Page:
Don’t let the heavy African grooves fool you — Photay is pale in complexion.
He’s also a forward-thinking electronic artist raised in upstate New York, where he’s also known by his given name, Evan Shornstein. Photay means “white” in Susu, one of the native languages spoken in Guinea. On a trip to West Africa, the artist fell in love with the balafon, a marimba-like instrument featured on his 2017 album Onism.
Shornstein used to play drums in a band, but now he mainly focuses on creating soulful African-influenced dance music. In this studio session, I asked him to rekindle his interest in live instruments by bringing some jazz players into the mix. Watch tenor saxophonist Jaedon Alvira, trombonist Nathaniel Ranson, and guitarist Stu Pender perform “The Everyday Push” with Photay in our studio.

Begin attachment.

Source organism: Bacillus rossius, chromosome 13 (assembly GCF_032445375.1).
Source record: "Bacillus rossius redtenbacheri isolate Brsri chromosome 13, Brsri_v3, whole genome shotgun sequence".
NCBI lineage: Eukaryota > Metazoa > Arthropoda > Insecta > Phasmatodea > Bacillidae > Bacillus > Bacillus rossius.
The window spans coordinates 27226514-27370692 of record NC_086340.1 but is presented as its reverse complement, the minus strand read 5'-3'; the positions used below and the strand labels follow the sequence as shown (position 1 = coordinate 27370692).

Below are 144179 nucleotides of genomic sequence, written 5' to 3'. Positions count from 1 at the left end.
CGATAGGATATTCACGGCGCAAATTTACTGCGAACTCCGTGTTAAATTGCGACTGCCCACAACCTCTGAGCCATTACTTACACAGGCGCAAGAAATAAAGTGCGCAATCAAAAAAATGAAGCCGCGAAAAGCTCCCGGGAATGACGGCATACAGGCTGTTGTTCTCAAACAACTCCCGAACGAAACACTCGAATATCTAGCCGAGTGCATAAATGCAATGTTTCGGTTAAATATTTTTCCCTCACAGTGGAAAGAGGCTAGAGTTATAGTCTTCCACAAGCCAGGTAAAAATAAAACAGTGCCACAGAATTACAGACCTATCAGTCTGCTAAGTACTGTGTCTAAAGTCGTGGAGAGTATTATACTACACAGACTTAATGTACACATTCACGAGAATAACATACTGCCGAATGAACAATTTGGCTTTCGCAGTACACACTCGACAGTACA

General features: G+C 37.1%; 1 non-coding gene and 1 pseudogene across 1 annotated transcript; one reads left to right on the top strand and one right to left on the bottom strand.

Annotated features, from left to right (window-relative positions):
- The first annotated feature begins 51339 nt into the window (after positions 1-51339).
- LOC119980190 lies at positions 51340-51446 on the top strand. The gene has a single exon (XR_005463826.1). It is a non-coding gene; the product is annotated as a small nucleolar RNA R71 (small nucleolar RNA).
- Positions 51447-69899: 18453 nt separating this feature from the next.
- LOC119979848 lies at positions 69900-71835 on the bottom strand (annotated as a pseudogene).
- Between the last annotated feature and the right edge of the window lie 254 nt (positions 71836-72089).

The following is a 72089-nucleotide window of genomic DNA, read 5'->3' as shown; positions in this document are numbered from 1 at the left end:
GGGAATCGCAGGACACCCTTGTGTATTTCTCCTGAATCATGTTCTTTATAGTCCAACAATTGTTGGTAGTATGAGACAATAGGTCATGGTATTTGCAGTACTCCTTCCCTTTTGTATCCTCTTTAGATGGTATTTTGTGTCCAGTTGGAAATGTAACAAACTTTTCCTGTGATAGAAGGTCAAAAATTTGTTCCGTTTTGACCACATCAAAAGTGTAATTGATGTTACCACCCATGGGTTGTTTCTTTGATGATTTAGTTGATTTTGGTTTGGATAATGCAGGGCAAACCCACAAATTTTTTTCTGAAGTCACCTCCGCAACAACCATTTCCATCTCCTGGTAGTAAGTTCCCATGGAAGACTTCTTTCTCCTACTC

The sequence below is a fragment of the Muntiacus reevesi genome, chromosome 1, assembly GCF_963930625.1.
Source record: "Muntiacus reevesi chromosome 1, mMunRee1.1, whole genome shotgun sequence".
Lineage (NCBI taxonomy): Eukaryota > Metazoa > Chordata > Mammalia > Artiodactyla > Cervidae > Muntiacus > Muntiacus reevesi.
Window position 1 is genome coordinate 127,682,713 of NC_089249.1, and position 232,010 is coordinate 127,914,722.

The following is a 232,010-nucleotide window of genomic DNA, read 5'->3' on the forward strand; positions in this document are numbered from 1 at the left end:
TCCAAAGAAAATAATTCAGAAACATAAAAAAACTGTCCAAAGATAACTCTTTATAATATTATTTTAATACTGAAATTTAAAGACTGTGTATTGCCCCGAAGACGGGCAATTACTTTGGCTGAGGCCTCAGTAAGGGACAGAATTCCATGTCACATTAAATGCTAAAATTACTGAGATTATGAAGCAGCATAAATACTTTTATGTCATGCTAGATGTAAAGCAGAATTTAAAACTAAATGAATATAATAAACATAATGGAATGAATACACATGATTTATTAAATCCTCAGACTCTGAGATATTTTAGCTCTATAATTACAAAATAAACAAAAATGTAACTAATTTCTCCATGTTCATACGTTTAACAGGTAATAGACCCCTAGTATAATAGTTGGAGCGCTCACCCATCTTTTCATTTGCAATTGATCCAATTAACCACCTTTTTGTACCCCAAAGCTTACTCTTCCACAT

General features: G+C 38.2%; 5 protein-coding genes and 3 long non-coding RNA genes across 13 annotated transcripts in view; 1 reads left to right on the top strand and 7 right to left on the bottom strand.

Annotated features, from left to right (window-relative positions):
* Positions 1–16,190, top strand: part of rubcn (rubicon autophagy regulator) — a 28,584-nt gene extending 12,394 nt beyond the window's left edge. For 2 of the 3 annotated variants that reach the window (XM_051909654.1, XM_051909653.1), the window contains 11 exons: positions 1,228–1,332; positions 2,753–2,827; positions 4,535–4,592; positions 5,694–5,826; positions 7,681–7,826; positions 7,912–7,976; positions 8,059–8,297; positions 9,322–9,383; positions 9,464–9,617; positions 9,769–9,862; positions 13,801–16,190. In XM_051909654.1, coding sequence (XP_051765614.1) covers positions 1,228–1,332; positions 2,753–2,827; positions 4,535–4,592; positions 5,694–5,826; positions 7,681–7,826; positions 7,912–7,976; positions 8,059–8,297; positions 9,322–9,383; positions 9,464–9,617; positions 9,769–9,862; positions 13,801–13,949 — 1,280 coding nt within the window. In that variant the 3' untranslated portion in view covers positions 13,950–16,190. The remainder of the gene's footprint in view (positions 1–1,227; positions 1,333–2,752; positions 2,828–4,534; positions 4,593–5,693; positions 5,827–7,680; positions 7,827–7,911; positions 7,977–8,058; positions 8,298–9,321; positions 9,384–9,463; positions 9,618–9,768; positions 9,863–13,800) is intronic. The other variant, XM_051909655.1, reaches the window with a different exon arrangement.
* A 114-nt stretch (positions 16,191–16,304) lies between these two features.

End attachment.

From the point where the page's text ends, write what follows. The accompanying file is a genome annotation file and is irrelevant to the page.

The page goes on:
Our conversation also touches on the original carefully constructed sounds that give Photay’s music an analogue feel; his interests in nature preservation; and the benefits of being an artist in a digital realm.
Audio Engineer: Corey Goldberg
Video: Chris Tobin
Assistant Producer: Anthony Nieves